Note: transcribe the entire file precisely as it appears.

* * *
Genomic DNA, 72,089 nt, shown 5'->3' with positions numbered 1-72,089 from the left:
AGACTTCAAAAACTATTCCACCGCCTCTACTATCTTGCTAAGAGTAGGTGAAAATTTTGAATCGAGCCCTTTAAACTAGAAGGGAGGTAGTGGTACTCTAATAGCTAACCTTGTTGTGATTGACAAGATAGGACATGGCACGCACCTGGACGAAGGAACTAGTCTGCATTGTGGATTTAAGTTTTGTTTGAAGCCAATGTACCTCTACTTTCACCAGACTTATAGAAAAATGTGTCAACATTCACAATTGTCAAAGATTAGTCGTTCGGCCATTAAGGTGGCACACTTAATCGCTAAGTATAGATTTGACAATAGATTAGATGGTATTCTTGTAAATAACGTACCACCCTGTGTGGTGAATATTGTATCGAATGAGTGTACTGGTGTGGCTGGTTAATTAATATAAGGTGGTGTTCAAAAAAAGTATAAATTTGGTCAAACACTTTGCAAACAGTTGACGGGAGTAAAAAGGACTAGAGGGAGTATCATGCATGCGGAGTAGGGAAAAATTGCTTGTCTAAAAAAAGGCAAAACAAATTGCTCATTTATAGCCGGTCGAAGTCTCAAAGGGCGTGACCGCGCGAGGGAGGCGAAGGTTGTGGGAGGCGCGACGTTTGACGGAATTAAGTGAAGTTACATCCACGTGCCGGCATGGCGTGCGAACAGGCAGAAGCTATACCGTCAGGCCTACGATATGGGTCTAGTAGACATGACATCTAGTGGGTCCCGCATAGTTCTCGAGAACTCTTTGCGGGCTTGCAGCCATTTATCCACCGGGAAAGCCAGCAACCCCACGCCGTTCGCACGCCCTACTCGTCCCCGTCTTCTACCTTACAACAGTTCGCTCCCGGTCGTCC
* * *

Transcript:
Genomic DNA, 72,089 nt, shown 5'->3' with positions numbered 1-72,089 from the left:
AGACTTCAAAAACTATTCCACCGCCTCTACTATCTTGCTAAGAGTAGGTGAAAATTTTGAATCGAGCCCTTTAAACTAGAAGGGAGGTAGTGGTACTCTAATAGCTAACCTTGTTGTGATTGACAAGATAGGACATGGCACGCACCTGGACGAAGGAACTAGTCTGCATTGTGGATTTAAGTTTTGTTTGAAGCCAATGTACCTCTACTTTCACCAGACTTATAGAAAAATGTGTCAACATTCACAATTGTCAAAGATTAGTCGTTCGGCCATTAAGGTGGCACACTTAATCGCTAAGTATAGATTTGACAATAGATTAGATGGTATTCTTGTAAATAACGTACCACCCTGTGTGGTGAATATTGTATCGAATGAGTGTACTGGTGTGGCTGGTTAATTAATATAAGGTGGTGTTCAAAAAAAGTATAAATTTGGTCAAACACTTTGCAAACAGTTGACGGGAGTAAAAAGGACTAGAGGGAGTATCATGCATGCGGAGTAGGGAAAAATTGCTTGTCTAAAAAAAGGCAAAACAAATTGCTCATTTATAGCCGGTCGAAGTCTCAAAGGGCGTGACCGCGCGAGGGAGGCGAAGGTTGTGGGAGGCGCGACGTTTGACGGAATTAAGTGAAGTTACATCCACGTGCCGGCATGGCGTGCGAACAGGCAGAAGCTATACCGTCAGGCCTACGATATGGGTCTAGTAGACATGACATCTAGTGGGTCCCGCATAGTTCTCGAGAACTCTTTGCGGGCTTGCAGCCATTTATCCACCGGGAAAGCCAGCAACCCCACGCCGTTCGCACGCCCTACTCGTCCCCGTCTTCTACCTTACAACAGTTCGCTCCCGGTCGTCC